But relying solely on carbon offsetting, even with up-and-coming carbon removal technologies, comes with risks too high to bear. This is evidenced by the fact that in 2018, only 0.2 percent of the US$269 million in voluntary carbon offset investments went to transportation – despite the fact that aviation and shipping, two key nodes in the international logistics network, accounted for roughly two percent of global emissions each in 2021.

Without a clear incentive to innovate, it is likely that these sectors will continue to be heavy polluters. This is where green logistics solutions can break the impasse – by helping supply chain partners switch to sustainable fuels in an efficient, seamless way.

For example, DHL’s GoGreen Plus option helps businesses cut down on Scope 3 emissions. These are indirect greenhouse gas emissions that arise in the value chains, including transportation and distribution downstream. Companies can reduce 30 percent of carbon emissions associated with their shipments by using Sustainable Aviation Fuel (SAF) instead of traditional fuel for aircraft.

Instead of petroleum, SAF is produced from alternative feedstock with an improved sustainable energy profile, such as used cooking oil, corn, waste, hydrogen, or CO2 synthesis. Insetting SAF is key to green shipping because it can reduce ordinary aviation fuels’ lifecycle emissions by up to 80 percent.

The reality of sustainable fuel

Unfortunately, sustainable fuels such as methanol are currently hampered by limited refueling options. While more ships are being equipped to run on alternative fuel, refueling makes the switch more inconvenient and expensive, impacting its commercial viability.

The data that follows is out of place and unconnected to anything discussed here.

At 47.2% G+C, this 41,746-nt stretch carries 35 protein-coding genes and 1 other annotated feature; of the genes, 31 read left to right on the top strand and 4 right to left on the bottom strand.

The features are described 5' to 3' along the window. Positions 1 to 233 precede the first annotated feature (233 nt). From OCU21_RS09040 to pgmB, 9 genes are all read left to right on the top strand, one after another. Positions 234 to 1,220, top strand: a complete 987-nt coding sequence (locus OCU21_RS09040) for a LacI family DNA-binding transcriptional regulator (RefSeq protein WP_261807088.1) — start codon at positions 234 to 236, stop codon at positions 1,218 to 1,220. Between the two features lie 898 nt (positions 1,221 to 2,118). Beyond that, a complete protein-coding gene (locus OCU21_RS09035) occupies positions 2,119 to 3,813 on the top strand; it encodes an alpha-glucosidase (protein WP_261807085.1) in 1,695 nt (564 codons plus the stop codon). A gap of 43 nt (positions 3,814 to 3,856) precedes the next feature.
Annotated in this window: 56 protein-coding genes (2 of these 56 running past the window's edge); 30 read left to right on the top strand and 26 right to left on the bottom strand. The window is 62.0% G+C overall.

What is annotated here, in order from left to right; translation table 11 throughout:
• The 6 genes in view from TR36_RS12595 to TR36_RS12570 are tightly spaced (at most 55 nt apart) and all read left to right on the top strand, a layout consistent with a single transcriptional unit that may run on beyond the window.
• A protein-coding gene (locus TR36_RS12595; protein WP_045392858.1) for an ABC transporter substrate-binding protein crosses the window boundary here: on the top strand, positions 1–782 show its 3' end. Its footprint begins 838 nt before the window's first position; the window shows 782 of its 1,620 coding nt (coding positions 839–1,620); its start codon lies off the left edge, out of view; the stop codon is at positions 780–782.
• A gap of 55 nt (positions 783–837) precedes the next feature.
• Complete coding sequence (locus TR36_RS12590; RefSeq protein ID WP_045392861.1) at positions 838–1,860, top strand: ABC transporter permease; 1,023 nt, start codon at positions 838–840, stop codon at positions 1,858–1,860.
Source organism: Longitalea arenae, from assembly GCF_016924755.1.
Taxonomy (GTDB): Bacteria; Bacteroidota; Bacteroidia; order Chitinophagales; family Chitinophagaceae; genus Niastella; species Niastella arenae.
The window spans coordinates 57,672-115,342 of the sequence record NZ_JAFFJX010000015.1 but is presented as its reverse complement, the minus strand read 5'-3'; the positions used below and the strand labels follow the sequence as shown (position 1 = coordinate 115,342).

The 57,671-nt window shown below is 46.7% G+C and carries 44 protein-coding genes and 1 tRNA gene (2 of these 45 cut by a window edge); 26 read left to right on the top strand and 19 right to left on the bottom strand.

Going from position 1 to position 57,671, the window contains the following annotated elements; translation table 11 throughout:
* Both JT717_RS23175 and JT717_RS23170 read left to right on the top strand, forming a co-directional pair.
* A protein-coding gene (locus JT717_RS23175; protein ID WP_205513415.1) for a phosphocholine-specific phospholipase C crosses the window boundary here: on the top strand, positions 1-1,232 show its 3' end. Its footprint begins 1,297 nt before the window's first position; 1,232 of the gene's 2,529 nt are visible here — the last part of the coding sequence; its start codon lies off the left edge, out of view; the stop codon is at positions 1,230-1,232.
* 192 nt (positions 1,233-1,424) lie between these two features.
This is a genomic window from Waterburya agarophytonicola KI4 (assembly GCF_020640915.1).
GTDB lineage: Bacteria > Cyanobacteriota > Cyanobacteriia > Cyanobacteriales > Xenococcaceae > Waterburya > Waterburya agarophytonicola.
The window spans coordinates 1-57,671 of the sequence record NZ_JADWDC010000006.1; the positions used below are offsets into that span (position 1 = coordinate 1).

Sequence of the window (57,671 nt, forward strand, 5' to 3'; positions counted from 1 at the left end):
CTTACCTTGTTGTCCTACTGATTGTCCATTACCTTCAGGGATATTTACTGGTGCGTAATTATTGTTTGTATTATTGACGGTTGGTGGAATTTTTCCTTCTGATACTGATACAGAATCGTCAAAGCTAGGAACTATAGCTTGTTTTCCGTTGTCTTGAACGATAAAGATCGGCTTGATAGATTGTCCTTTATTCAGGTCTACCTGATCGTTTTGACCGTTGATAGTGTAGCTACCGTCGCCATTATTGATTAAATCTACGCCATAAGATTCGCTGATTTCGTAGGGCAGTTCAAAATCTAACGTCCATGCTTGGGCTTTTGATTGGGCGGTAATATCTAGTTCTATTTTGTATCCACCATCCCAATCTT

Hence, shippers can opt for alternatives such as a Book and Claim mechanism to “book” a carbon dioxide reduction for a specific volume of cargo and then “claim” the reduction afterward from a vessel that uses sustainable fuel.

Emissions can be mitigated within the industry, even if not precisely on the exact vessel that transports a company’s goods. By decoupling the flow of commodities from the fuel that transports them, companies can put insetting into practice – with proper verification at every stage before reductions are claimed.

One thing is clear: there is no silver bullet to stop climate change. But companies that are serious about reducing their carbon footprint should be doing both carbon offsetting and insetting – channeling funds toward other sectors, as well as their own, to boost the collective effort to protect the planet and future generations.